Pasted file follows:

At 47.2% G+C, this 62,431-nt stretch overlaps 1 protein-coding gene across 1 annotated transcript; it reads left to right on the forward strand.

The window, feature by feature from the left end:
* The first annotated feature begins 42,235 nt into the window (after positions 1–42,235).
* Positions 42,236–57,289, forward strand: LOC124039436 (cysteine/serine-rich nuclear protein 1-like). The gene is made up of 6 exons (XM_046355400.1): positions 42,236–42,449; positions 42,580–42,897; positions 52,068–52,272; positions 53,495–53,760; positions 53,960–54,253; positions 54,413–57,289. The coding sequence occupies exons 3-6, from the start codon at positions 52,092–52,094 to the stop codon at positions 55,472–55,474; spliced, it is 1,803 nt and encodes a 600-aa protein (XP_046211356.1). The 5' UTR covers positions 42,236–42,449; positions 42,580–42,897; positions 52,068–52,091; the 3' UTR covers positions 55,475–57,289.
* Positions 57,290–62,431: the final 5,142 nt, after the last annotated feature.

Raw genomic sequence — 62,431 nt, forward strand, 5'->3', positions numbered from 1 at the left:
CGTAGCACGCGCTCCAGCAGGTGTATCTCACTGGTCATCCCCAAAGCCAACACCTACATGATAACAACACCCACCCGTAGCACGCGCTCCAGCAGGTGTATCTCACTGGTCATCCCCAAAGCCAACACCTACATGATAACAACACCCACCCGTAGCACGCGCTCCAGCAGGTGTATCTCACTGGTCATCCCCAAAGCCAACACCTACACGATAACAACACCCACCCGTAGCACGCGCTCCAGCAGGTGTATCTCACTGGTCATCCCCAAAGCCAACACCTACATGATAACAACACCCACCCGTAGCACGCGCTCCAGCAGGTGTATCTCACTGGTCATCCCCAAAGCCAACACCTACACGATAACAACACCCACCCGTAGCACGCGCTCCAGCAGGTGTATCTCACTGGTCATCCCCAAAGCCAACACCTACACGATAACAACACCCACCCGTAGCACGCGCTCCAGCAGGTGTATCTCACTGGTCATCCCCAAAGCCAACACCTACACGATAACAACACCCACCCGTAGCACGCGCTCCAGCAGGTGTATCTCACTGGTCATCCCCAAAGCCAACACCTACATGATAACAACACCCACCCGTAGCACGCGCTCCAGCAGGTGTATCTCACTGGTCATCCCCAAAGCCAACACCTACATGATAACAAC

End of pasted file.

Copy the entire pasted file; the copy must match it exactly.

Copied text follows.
At 47.2% G+C, this 62,431-nt stretch overlaps 1 protein-coding gene across 1 annotated transcript; it reads left to right on the forward strand.

The window, feature by feature from the left end:
* The first annotated feature begins 42,235 nt into the window (after positions 1–42,235).
* Positions 42,236–57,289, forward strand: LOC124039436 (cysteine/serine-rich nuclear protein 1-like). The gene is made up of 6 exons (XM_046355400.1): positions 42,236–42,449; positions 42,580–42,897; positions 52,068–52,272; positions 53,495–53,760; positions 53,960–54,253; positions 54,413–57,289. The coding sequence occupies exons 3-6, from the start codon at positions 52,092–52,094 to the stop codon at positions 55,472–55,474; spliced, it is 1,803 nt and encodes a 600-aa protein (XP_046211356.1). The 5' UTR covers positions 42,236–42,449; positions 42,580–42,897; positions 52,068–52,091; the 3' UTR covers positions 55,475–57,289.
* Positions 57,290–62,431: the final 5,142 nt, after the last annotated feature.

Raw genomic sequence — 62,431 nt, forward strand, 5'->3', positions numbered from 1 at the left:
CGTAGCACGCGCTCCAGCAGGTGTATCTCACTGGTCATCCCCAAAGCCAACACCTACATGATAACAACACCCACCCGTAGCACGCGCTCCAGCAGGTGTATCTCACTGGTCATCCCCAAAGCCAACACCTACATGATAACAACACCCACCCGTAGCACGCGCTCCAGCAGGTGTATCTCACTGGTCATCCCCAAAGCCAACACCTACACGATAACAACACCCACCCGTAGCACGCGCTCCAGCAGGTGTATCTCACTGGTCATCCCCAAAGCCAACACCTACATGATAACAACACCCACCCGTAGCACGCGCTCCAGCAGGTGTATCTCACTGGTCATCCCCAAAGCCAACACCTACACGATAACAACACCCACCCGTAGCACGCGCTCCAGCAGGTGTATCTCACTGGTCATCCCCAAAGCCAACACCTACACGATAACAACACCCACCCGTAGCACGCGCTCCAGCAGGTGTATCTCACTGGTCATCCCCAAAGCCAACACCTACACGATAACAACACCCACCCGTAGCACGCGCTCCAGCAGGTGTATCTCACTGGTCATCCCCAAAGCCAACACCTACATGATAACAACACCCACCCGTAGCACGCGCTCCAGCAGGTGTATCTCACTGGTCATCCCCAAAGCCAACACCTACATGATAACAAC